Monday, April 11, 2016

The Price of Quiet

 A couple of weeks ago, I was watching a program talking about Green Bank, West Virginia.  Green Bank is a very small town that is located within the 13,000 square mile area that comprises the United States National Radio Quiet Zone. What caught my attention was the fact that within the 10 square miles surrounding Green Bank, you can't use a cell phone nor can you use a number of other conveniences that most Americans take for granted. There is no WIFI, no iPads, no Bluetooths, no microwave ovens, no TV remotes, no garage door openers, no wireless headsets, and not so much as a remote operated toy car.
Looks a lot like a toilet made out of Legos or am I seeing things?
WHAAAT???? Well...The reason for all these "must haves" that evidently are "not so much must haves" in  Green Bank is that the town is within spitting distance to the National Radio Astronomy Observatory, which operates the world's largest radio telescope. A radio telescope isn't the type of telescope you look through to see into space.  It is the type of telescope that measures sound coming from space. It can detect the energy from a falling snowflake as it hits the ground. It's real purpose, however, is to detect sounds from galaxies millions of miles away. In order for the collected data not to be corrupted,  the town needs to have a minimal level of noise and no radio frequency interruptions. According to Jay Lockman, one of the principle scientist at Green Bank, "If you want to hear quiet noises, you need to keep the noise down."

The locals, of course are very aware of all the rules and know that there is a
surveillance truck that drives around to locate offenders.  The "radio police" will track the offender and request that they discontinue using whatever contraband item that is messing with GBT.

During the course of the program, a few of the locals were interviewed saying they love the "old fashioned" lifestyle.  One person described their life as being "as it was in the 1950's".  AHHH, simpler times...according the them.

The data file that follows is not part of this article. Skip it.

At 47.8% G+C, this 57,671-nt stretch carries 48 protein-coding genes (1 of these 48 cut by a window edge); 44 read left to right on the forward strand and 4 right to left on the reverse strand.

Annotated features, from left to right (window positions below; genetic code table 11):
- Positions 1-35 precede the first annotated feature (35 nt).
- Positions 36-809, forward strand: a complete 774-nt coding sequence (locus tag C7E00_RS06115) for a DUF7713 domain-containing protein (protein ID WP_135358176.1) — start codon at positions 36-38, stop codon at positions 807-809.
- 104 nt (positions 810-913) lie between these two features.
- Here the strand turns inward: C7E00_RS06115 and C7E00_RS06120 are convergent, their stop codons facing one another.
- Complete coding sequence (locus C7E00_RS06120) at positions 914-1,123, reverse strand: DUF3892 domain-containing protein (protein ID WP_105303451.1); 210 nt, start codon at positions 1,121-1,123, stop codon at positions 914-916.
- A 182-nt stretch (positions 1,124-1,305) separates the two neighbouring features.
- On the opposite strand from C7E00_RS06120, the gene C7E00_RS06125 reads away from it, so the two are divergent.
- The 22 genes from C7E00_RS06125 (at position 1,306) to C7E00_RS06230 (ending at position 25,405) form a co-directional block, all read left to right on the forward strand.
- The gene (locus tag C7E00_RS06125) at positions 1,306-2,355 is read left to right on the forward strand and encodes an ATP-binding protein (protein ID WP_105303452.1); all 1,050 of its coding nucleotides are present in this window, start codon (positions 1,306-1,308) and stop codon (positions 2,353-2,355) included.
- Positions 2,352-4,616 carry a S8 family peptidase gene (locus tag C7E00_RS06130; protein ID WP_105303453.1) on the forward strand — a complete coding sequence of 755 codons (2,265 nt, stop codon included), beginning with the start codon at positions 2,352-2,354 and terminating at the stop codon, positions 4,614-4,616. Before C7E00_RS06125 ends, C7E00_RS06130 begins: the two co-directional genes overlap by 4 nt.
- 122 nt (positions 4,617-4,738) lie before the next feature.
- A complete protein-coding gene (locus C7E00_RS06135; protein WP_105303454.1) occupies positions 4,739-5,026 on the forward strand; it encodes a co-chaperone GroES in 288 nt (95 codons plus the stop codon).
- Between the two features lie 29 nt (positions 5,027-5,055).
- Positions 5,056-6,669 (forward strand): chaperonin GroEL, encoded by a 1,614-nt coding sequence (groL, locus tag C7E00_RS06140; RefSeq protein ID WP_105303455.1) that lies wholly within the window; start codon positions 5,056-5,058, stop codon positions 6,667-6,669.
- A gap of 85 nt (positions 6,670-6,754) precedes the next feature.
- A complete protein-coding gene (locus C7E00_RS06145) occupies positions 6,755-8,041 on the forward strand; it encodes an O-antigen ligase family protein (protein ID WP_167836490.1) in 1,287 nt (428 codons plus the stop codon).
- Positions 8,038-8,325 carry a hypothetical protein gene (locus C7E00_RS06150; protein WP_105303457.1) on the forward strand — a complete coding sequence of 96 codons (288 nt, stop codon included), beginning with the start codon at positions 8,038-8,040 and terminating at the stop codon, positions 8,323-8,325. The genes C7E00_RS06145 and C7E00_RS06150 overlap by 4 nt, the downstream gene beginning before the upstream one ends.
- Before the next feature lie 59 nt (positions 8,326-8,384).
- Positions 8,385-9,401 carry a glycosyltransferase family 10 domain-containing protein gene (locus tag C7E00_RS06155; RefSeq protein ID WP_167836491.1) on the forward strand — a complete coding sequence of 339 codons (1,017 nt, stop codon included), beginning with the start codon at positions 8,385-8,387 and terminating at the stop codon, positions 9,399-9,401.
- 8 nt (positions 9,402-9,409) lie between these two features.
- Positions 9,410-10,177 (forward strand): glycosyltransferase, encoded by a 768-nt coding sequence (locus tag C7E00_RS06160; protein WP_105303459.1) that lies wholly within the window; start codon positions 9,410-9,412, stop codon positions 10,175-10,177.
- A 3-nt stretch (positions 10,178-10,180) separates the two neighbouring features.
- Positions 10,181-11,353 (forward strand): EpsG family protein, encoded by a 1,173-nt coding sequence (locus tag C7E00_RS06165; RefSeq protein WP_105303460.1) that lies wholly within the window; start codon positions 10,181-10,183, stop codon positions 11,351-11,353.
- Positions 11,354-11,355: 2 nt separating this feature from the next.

I hear phrases like "simpler times" and the "good ole days" a lot lately. My generation of Boomers seem to be getting very nostalgic as of late and love to talk about how much easier life was "back in the day". Was it easier or were we used to how things were done in that era and couldn't appreciate the power of computers and all it's technological cousins. AND..can we even imagine our lives without remote controls?

Any way...I am not sure that I would be willing to go back in time to pre-electronics if given the opportunity.  I do love my devices. The very thought of not having access to a computer or a cellphone, elicits a cold sweat and feeling of panic.  I have lived prior to their invention and I seemed to manage but that was before I knew of their existence.

When some of the teenagers of Green Bank were asked if they felt deprived by not having the ability to text their friends,  they said no.  They  answered that they can meet up with their friends and talk.  While I admit that is a novel approach, would they still of answered the question like that had they gotten used to texting only to have it taken away.  Would they feel deprived then? OR..for the rest of us...if our electronics went away, would we get used to the new way we would have to do things (or old way, depending on how you look at this)?